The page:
Allegations of employment discrimination by Muslim-Americans are on the rise, with the number of annual complaints more than doubling since 2004, according to data compiled by the Equal Employment Opportunity Commission.
In 2009, the EEOC, which enforces federal employment discrimination laws, received 1,490 complaints from Muslims, the fifth straight year that the number of complaints rose. The trend could reflect a rise in Islamophobia in the workplace or an increased willingness on the part of Muslims to report discrimination -- or both.
"I am not the least bit surprised," Abed Ayoub, legal director of the American-Arab Anti-Discrimination Committee told Salon. "There has been an increase in employment discrimination complaints. The data just reaffirms what we see. Employment discrimination is a priority issue, and the sad reality is that not all cases of employment discrimination are reported."
The increase in complaints is particularly jarring when you consider that, after spiking in the immediate aftermath of 9/11, employment discrimination claims by Muslims actually declined significantly. In 2000, the last full year before 9/11, the EEOC received 557 allegations involving Muslims, a number that soared to 1,463 in 2002, the first full year after 9/11. Complaints then declined significantly, plummeting to just 697 in 2004 -- only to begin rising again in 2005. The 2009 total is the highest yet.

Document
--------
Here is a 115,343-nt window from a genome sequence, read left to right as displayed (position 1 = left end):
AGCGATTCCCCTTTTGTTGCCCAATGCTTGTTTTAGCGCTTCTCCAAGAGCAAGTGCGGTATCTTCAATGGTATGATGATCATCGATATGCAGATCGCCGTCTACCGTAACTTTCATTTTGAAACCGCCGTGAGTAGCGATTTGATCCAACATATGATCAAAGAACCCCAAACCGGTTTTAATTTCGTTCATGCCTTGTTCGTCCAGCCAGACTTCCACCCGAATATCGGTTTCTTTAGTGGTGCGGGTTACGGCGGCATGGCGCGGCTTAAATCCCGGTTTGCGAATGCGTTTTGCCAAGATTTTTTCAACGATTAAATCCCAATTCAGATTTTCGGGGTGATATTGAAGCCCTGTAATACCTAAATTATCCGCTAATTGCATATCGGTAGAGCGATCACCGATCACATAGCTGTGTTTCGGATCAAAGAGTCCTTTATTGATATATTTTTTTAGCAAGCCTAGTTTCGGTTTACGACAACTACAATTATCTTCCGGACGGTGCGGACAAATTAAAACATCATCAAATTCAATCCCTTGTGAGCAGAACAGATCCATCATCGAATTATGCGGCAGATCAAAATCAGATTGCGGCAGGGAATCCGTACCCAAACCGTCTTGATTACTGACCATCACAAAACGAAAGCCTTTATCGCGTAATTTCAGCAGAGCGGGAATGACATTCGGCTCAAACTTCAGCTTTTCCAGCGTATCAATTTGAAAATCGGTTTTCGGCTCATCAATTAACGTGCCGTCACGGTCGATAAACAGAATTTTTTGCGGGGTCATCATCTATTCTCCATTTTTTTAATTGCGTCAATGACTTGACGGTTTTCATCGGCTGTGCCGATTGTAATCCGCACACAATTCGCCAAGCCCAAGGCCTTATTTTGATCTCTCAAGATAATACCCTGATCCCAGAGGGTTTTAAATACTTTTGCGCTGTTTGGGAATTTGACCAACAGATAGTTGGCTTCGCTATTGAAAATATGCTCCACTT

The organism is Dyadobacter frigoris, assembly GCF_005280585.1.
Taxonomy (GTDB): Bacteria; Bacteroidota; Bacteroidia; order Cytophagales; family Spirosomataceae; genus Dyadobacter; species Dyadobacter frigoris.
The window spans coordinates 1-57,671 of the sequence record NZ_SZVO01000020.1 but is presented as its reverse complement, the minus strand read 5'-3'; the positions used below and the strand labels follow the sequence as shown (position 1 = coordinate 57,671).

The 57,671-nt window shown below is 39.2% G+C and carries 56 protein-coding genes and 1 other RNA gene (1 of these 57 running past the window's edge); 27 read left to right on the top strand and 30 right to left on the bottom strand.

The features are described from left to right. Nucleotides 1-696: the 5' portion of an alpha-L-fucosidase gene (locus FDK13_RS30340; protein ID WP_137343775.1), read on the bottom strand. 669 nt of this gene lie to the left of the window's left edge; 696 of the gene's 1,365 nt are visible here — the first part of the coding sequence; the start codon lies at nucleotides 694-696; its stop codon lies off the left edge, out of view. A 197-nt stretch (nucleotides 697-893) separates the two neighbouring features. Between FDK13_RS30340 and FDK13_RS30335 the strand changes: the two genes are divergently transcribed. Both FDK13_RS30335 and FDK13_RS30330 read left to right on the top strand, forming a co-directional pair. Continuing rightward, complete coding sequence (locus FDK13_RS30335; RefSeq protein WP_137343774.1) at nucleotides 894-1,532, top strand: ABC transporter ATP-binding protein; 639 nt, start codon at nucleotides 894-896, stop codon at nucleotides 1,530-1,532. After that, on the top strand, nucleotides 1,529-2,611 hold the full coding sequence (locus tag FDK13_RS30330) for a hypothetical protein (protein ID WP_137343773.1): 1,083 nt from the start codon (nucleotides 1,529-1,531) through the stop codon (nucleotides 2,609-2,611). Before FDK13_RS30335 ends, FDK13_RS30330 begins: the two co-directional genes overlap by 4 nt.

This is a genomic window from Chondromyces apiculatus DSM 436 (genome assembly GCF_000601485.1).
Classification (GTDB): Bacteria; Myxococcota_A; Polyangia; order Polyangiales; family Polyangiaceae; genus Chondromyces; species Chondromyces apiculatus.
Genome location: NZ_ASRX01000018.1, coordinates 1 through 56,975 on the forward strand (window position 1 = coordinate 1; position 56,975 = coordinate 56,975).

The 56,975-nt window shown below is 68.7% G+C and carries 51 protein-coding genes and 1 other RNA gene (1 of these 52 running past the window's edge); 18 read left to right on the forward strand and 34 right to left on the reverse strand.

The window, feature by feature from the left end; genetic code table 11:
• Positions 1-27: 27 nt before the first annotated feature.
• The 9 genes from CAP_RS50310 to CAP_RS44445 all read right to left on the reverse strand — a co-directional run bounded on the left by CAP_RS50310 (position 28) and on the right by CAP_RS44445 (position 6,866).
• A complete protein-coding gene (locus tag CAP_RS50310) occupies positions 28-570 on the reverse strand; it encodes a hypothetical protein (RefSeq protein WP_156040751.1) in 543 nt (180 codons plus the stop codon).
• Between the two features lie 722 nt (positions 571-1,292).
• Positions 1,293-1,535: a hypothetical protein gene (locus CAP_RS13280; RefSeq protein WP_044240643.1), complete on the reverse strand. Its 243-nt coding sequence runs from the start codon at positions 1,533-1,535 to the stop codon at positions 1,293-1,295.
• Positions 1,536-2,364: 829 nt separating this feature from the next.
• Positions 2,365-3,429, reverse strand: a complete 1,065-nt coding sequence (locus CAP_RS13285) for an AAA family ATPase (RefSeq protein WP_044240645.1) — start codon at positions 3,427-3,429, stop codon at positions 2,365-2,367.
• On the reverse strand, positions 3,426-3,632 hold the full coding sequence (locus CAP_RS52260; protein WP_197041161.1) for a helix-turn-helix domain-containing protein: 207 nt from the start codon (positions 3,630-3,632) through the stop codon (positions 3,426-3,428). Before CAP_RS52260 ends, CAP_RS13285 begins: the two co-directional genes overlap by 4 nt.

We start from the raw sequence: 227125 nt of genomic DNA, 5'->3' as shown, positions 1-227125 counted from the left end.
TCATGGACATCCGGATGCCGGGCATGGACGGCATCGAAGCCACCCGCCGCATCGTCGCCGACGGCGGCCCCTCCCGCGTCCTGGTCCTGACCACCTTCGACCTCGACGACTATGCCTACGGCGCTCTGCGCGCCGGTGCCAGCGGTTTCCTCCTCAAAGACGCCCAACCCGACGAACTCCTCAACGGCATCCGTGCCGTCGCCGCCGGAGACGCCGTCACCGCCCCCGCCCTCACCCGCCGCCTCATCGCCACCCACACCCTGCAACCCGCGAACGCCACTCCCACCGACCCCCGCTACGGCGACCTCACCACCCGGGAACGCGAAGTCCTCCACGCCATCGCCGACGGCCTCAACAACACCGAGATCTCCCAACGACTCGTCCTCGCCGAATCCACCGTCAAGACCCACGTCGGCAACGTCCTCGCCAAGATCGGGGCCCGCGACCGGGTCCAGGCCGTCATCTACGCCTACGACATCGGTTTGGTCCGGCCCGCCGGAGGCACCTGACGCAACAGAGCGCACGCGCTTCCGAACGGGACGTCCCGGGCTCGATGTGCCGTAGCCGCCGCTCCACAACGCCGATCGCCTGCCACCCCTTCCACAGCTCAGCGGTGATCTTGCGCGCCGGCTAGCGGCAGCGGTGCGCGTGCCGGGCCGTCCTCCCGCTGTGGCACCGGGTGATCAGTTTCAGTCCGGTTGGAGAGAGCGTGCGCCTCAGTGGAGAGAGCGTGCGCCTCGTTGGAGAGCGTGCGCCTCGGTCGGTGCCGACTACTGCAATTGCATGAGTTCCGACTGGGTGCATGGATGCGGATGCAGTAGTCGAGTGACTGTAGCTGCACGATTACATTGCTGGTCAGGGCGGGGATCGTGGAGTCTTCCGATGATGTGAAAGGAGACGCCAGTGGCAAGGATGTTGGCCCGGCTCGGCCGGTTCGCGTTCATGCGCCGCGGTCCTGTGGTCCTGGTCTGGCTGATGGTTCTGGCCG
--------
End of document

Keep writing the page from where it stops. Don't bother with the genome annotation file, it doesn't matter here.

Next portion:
That same trend is evident in the number of employees who have lodged formal charges of anti-Muslim discrimination against their employers -- a step that requires employees to sign an official statement and that compels the EEOC to launch an investigation and, if necessary, to take legal action. There were 803 such cases in 2009, up from 504 in 2004 -- and higher than the 720 recorded in 2002.
There is no data available for the number of investigations conducted by the EEOC that resulted in charges being filed against employers, or in settlements. Recently, though, the EEOC did take legal action against meatpacking plants in Colorado and Nebraska, alleging that, among other indignities, Muslim workers had blood and meat parts thrown at them.
An EEOC spokesman, James Ryan, wouldn't speculate about why the number of complaints is rising. "It's often difficult to explain why certain types of discrimination go up and down during certain times or circumstances. Sometimes the probable cause is apparent; at other times it's an educated guess," he said.
"For example, when the economy gets tight, certain types of discrimination tend to rise. The bottom line is that employment discrimination is unlawful, and the EEOC will continue to combat it, whatever the reasons for it might be."